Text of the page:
HEALTH

Latest ‘Obamacare’ Court Battle Plays Out In New Orleans

Jul 9, 2019, 5:14 AM | Updated: Jun 8, 2022, 5:04 pm
FILE (Photo by Joe Raedle/Getty Images)
(Photo by Joe Raedle/Getty Images)

NEW ORLEANS (AP) — The fate of former President Barack Obama’s signature health care law, and its coverage and insurance protections for millions of Americans, is again being argued before a panel of judges — this time a federal appeals court in New Orleans.

At issue in a hearing scheduled Tuesday by a three-judge panel of the 5th U.S. Circuit Court of Appeals is whether Congress effectively rendered it unconstitutional in 2017 when it zeroed out the tax imposed on those who chose not to buy insurance. Texas-based U.S. District Judge Reed O’Connor declared in December that it did. The law’s supporters appealed.

It’s unclear when the panel will rule in a case that appears destined for the Supreme Court, which has reviewed the law before. The ultimate outcome will affect protections for people with pre-existing conditions; Medicaid expansions covering roughly 12 million people; and subsidies that help about 10 million others afford health insurance.

Tuesday’s arguments are the latest in a lawsuit filed by Republican officials in 18 states, led by the Texas Attorney General’s Office. It was filed after Congress — which didn’t repeal the law, despite pressure from President Donald Trump — reduced to zero the unpopular tax imposed on those without insurance.

In challenging the law anew, “Obamacare” opponents noted the 2012 ruling of a divided Supreme Court that upheld the law. Conservative justices had rejected the argument that Congress could require everyone to buy insurance under the Constitution’s interstate commerce clause. But Chief Justice John Roberts, joining four liberal justices, said Congress did have the power to impose a tax on those without insurance.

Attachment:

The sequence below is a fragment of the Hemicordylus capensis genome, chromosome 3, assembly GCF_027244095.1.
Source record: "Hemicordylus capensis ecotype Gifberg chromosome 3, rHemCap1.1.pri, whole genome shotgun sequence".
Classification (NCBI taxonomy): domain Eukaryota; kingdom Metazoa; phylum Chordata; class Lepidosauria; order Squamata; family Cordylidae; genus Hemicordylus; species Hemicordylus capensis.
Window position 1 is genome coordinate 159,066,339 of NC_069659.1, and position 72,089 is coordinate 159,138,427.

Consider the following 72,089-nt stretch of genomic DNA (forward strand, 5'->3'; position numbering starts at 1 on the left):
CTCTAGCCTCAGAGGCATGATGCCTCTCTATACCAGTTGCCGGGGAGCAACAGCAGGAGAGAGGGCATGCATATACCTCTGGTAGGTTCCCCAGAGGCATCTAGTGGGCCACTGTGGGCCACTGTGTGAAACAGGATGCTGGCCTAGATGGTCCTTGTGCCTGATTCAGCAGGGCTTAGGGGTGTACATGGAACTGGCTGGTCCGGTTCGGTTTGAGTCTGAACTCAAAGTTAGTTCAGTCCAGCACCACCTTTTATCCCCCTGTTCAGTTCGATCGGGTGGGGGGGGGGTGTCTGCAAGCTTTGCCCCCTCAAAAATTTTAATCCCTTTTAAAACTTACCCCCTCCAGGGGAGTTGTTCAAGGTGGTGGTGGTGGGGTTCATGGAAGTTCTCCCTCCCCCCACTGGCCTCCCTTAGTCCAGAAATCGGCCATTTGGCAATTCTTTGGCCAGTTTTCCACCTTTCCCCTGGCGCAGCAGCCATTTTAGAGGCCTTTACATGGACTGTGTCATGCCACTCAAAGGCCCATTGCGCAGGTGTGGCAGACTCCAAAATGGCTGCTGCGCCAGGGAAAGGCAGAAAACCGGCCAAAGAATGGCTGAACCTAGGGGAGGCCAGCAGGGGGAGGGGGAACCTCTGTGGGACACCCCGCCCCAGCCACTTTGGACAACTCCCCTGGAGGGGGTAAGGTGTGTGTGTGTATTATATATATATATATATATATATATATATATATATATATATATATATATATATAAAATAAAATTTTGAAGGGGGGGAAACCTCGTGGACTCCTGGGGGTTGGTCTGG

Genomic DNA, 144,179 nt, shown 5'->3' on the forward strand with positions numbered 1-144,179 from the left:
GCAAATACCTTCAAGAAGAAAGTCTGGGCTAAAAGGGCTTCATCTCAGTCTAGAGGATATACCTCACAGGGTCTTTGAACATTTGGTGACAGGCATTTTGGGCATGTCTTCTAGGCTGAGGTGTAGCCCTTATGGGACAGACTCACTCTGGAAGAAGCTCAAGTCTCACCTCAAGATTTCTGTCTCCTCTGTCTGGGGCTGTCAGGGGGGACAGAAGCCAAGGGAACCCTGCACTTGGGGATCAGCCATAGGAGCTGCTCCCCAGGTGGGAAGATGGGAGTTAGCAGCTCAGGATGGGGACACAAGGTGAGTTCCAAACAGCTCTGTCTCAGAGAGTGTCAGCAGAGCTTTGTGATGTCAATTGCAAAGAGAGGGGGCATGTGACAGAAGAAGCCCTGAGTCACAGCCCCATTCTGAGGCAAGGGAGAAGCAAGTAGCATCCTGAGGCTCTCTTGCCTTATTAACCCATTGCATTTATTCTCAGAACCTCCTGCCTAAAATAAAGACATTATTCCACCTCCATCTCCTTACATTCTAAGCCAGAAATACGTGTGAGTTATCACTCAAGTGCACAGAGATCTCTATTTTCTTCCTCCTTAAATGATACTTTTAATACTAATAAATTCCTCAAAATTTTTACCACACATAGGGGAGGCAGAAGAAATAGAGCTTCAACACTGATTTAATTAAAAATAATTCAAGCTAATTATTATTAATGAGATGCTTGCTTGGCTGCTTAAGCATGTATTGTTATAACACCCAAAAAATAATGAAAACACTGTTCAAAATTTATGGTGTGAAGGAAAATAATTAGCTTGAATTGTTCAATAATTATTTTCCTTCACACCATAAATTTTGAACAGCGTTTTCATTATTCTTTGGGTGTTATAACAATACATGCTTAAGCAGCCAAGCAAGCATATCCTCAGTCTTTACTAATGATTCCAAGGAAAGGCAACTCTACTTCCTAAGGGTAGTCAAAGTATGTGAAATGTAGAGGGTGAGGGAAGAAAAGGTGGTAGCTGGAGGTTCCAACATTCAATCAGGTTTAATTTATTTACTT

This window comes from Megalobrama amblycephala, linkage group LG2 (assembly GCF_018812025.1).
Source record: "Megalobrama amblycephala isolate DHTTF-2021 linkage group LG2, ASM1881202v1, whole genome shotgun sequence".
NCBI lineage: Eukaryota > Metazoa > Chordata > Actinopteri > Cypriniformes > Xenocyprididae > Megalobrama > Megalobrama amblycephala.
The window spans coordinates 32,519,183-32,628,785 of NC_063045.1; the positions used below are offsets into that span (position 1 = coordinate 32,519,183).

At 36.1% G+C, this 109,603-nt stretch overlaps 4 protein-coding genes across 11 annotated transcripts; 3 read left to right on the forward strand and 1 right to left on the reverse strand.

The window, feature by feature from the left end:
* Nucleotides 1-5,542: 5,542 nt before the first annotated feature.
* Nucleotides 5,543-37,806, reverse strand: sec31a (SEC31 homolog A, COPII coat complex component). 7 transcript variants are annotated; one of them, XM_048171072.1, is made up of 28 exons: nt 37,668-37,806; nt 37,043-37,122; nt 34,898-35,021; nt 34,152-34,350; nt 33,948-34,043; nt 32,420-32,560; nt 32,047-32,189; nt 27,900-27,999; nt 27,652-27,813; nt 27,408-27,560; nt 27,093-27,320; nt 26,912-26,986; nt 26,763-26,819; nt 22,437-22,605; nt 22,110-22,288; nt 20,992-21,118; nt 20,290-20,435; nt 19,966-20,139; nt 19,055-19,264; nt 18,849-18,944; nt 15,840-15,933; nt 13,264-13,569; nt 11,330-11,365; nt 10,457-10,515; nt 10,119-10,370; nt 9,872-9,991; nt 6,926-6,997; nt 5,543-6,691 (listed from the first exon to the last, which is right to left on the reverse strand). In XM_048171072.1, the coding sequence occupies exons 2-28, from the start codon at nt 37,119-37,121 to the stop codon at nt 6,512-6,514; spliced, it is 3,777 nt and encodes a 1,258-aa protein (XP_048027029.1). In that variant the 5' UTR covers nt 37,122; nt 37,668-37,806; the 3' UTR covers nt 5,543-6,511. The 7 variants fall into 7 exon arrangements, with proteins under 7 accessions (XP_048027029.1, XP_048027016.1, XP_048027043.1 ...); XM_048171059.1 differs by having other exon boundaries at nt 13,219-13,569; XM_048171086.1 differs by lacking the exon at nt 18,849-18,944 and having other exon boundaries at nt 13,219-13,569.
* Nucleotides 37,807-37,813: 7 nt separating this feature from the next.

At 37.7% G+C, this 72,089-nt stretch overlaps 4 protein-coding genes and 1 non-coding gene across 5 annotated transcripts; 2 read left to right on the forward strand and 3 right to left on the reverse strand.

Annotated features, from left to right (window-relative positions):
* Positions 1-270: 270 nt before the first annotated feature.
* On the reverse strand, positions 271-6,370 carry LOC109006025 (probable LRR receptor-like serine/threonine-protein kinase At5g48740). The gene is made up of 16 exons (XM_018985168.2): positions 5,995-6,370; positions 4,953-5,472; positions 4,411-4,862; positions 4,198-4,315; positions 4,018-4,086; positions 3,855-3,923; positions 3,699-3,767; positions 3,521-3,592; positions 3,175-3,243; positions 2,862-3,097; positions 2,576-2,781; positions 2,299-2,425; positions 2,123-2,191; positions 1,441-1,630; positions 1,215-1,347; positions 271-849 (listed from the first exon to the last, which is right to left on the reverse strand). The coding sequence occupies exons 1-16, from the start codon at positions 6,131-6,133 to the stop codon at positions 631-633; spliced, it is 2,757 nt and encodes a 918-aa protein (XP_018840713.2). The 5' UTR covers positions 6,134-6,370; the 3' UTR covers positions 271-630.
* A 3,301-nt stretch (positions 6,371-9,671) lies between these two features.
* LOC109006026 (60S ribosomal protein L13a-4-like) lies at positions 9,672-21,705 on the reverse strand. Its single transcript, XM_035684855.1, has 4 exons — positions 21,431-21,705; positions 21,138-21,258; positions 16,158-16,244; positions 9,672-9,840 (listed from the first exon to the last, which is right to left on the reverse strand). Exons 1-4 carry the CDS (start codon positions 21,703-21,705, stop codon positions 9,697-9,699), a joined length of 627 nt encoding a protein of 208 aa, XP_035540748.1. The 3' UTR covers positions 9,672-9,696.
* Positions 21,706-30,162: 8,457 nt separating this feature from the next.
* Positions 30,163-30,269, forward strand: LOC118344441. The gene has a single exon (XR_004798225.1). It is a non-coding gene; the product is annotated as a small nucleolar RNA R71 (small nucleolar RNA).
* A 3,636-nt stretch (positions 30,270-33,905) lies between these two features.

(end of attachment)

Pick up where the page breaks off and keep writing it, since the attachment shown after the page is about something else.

With no tax penalty now in effect, the Texas lawsuit argues, the individual mandate is unconstitutional and the entire law must fall without it. O’Connor, the federal judge in Texas, agreed in a December ruling.

In addition to the 18 states, two individual taxpayers are part of the lawsuit. The Trump administration is not defending the law and has filed arguments in favor of O’Connor’s ruling.

California’s attorney general represents a coalition of mostly Democratic-led states and the District of Columbia seeking to overturn O’Connor’s ruling and uphold the law. The House of Representatives has joined them. Among the arguments by the law’s supporters: Those who filed suit have no case because they aren’t harmed by a penalty that doesn’t exist; the reduction of the tax penalty to zero could be read as a suspension of the tax, but the tax’s legal structure still exists; and that, even if the individual mandate is now unconstitutional, that does not affect the rest of the law known as the Affordable Care Act.

When the law was proposed, friends and foes of “Obamacare” agreed that the tax was essential to persuade healthy people to get insured, thereby keeping premiums in check. But this year — the first time no fines will be collected — the number of people signing up for subsidized private insurance through the Affordable Care Act slipped only slightly.

The government said in March that a total of 11.4 million people signed up during open enrollment season, a dip of about 300,000 from last year.

Scheduled to hear Tuesday’s arguments were 5th Circuit Judges Carolyn Dineen King, Jennifer Walker Elrod and Kurt Engelhardt. King was nominated to the appeals court by President Jimmy Carter in 1979. Elrod was nominated by President George W. Bush in 2007. Engelhardt was nominated by President Donald Trump last year.

Democrats in the Senate said Monday that Republicans will pay a political price if the case results in the loss of popular “Obamacare.”

“If they are successful in striking down the Affordable Care Act, Republicans will own all of the consequences,” Senate Democratic Leader Chuck Schumer of New York said on a call Monday with reporters.

___

Associated Press reporter Ricardo Alonso-Zaldivar in Washington contributed to this story.

KSL 5 TV Live

Top Stories

Health

Give A Thon...
Madison Swenson

How to donate to Primary Children’s Hospital during KSL’s Give-A-Thon